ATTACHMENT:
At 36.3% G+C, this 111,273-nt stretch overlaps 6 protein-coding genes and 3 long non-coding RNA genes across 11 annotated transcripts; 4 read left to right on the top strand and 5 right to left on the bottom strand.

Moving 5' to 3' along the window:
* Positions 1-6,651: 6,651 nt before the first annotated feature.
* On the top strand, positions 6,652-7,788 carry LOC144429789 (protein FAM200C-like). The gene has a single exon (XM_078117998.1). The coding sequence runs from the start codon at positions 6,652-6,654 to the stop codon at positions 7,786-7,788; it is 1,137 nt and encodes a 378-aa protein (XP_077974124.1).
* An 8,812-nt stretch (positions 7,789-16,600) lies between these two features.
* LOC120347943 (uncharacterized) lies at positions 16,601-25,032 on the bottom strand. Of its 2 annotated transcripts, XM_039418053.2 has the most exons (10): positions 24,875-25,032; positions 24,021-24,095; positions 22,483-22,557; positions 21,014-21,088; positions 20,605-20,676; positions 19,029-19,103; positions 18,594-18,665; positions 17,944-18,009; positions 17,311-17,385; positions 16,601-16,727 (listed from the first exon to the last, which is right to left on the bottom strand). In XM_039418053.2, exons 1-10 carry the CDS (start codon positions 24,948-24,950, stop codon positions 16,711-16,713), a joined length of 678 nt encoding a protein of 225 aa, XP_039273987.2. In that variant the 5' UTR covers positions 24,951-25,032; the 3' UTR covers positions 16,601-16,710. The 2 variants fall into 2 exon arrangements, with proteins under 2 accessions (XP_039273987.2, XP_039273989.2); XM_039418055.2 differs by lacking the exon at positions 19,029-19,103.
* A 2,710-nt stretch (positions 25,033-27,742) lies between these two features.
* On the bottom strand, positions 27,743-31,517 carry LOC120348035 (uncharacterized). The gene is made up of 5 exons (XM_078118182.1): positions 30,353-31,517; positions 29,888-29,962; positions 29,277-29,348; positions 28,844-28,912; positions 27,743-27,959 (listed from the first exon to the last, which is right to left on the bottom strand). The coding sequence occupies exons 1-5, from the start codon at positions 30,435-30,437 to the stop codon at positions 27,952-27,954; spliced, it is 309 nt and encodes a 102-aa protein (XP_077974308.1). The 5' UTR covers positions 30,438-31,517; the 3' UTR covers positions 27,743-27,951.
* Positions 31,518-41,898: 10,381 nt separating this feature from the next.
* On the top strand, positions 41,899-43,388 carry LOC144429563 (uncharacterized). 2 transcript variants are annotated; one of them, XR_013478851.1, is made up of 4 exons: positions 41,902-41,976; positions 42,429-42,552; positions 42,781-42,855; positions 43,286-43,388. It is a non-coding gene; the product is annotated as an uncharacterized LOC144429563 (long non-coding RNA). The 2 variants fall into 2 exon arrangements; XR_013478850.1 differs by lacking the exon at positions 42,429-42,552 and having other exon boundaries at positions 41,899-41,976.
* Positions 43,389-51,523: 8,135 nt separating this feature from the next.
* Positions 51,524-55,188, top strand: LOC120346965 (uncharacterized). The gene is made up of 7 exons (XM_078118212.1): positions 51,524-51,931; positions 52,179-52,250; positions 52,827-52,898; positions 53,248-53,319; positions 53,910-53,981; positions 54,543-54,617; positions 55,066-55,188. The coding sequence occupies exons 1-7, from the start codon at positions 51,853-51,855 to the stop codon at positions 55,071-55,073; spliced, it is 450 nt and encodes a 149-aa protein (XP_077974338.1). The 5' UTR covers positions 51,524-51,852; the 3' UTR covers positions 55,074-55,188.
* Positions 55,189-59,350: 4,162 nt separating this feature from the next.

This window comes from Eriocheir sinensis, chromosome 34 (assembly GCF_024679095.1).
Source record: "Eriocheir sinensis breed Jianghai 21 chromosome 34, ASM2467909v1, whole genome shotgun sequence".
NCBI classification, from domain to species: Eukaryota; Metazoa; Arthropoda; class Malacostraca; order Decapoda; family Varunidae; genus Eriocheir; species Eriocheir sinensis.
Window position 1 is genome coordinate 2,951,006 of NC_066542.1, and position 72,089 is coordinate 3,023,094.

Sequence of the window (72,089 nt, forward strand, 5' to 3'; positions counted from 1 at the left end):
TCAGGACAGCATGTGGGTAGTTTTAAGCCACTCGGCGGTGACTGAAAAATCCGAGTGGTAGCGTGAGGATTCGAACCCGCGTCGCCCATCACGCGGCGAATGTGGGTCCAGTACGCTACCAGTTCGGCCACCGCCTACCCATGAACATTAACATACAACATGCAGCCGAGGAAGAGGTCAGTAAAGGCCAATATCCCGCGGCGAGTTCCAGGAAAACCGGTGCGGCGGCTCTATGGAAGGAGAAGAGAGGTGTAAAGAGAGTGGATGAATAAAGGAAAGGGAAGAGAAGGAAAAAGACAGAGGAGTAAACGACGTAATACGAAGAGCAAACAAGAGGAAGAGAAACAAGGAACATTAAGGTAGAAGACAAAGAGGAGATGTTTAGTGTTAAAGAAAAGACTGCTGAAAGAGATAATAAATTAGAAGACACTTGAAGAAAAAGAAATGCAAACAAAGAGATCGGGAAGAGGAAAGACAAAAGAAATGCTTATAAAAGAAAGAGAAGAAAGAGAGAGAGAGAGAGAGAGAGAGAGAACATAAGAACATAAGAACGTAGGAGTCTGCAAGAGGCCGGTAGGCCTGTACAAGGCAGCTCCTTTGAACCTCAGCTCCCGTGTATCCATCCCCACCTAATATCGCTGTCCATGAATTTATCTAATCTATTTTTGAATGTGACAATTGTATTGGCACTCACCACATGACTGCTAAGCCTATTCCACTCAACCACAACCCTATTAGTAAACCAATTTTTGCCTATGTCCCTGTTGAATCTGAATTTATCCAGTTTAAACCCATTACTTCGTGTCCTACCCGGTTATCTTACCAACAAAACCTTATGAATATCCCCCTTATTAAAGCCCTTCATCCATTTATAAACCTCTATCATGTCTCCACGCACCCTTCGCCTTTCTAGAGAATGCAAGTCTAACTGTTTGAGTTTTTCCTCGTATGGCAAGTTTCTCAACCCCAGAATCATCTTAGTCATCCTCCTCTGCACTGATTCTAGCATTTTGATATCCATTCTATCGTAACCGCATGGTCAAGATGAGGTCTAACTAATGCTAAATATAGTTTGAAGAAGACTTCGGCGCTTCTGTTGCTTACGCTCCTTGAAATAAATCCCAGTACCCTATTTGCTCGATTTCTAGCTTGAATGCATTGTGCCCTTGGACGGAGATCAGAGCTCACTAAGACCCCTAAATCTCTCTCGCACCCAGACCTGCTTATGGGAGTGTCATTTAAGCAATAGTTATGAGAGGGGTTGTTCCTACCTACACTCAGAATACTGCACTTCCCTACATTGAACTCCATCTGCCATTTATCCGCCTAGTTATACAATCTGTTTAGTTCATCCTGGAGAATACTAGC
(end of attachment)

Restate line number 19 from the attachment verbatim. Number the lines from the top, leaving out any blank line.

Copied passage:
TCAGGACAGCATGTGGGTAGTTTTAAGCCACTCGGCGGTGACTGAAAAATCCGAGTGGTAGCGTGAGGATTCGAACCCGCGTCGCCCATCACGCGGCGAATGTGGGTCCAGTACGCTACCAGTTCGGCCACCGCCTACCCATGAACATTAACATACAACATGCAGCCGAGGAAGAGGTCAGTAAAGGCCAATATCCCGCGGCGAGTTCCAGGAAAACCGGTGCGGCGGCTCTATGGAAGGAGAAGAGAGGTGTAAAGAGAGTGGATGAATAAAGGAAAGGGAAGAGAAGGAAAAAGACAGAGGAGTAAACGACGTAATACGAAGAGCAAACAAGAGGAAGAGAAACAAGGAACATTAAGGTAGAAGACAAAGAGGAGATGTTTAGTGTTAAAGAAAAGACTGCTGAAAGAGATAATAAATTAGAAGACACTTGAAGAAAAAGAAATGCAAACAAAGAGATCGGGAAGAGGAAAGACAAAAGAAATGCTTATAAAAGAAAGAGAAGAAAGAGAGAGAGAGAGAGAGAGAGAGAGAACATAAGAACATAAGAACGTAGGAGTCTGCAAGAGGCCGGTAGGCCTGTACAAGGCAGCTCCTTTGAACCTCAGCTCCCGTGTATCCATCCCCACCTAATATCGCTGTCCATGAATTTATCTAATCTATTTTTGAATGTGACAATTGTATTGGCACTCACCACATGACTGCTAAGCCTATTCCACTCAACCACAACCCTATTAGTAAACCAATTTTTGCCTATGTCCCTGTTGAATCTGAATTTATCCAGTTTAAACCCATTACTTCGTGTCCTACCCGGTTATCTTACCAACAAAACCTTATGAATATCCCCCTTATTAAAGCCCTTCATCCATTTATAAACCTCTATCATGTCTCCACGCACCCTTCGCCTTTCTAGAGAATGCAAGTCTAACTGTTTGAGTTTTTCCTCGTATGGCAAGTTTCTCAACCCCAGAATCATCTTAGTCATCCTCCTCTGCACTGATTCTAGCATTTTGATATCCATTCTATCGTAACCGCATGGTCAAGATGAGGTCTAACTAATGCTAAATATAGTTTGAAGAAGACTTCGGCGCTTCTGTTGCTTACGCTCCTTGAAATAAATCCCAGTACCCTATTTGCTCGATTTCTAGCTTGAATGCATTGTGCCCTTGGACGGAGATCAGAGCTCACTAAGACCCCTAAATCTCTCTCGCACCCAGACCTGCTTATGGGAGTGTCATTTAAGCAATAGTTATGAGAGGGGTTGTTCCTACCTACACTCAGAATACTGCACTTCCCTACATTGAACTCCATCTGCCATTTATCCGCCTAGTTATACAATCTGTTTAGTTCATCCTGGAGAATACTAGC